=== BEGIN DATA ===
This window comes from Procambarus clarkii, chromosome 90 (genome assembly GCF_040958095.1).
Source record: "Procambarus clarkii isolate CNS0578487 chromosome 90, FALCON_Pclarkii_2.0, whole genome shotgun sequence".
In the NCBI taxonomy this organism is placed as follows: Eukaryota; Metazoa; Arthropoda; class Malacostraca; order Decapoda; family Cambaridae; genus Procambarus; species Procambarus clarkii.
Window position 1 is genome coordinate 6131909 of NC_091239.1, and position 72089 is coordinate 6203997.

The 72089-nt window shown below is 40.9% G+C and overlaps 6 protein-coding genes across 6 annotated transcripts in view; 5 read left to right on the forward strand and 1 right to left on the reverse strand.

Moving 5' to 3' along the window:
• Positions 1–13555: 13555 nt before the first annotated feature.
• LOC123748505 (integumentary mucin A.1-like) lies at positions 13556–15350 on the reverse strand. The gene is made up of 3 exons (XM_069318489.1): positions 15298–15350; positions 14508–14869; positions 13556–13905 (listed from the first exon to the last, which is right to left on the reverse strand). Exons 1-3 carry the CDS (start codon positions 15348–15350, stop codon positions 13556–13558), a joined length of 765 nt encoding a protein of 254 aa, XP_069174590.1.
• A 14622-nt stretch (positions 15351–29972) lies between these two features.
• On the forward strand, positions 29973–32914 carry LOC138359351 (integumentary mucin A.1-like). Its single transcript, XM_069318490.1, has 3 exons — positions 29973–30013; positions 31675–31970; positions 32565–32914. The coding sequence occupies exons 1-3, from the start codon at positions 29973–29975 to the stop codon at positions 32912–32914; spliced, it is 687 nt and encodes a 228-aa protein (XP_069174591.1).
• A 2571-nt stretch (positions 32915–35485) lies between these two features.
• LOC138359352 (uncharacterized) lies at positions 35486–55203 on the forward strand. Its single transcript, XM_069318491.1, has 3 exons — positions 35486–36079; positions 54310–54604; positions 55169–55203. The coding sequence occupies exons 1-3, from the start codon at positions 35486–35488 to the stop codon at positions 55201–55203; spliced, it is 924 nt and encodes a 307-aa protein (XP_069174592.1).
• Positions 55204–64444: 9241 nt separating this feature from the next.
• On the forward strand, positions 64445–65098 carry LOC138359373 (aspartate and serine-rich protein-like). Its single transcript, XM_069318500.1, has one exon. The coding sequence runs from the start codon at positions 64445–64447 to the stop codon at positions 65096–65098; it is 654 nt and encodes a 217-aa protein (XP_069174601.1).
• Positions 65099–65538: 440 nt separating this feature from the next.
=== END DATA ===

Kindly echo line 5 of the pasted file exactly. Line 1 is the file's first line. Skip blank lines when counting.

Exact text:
The 72089-nt window shown below is 40.9% G+C and overlaps 6 protein-coding genes across 6 annotated transcripts in view; 5 read left to right on the forward strand and 1 right to left on the reverse strand.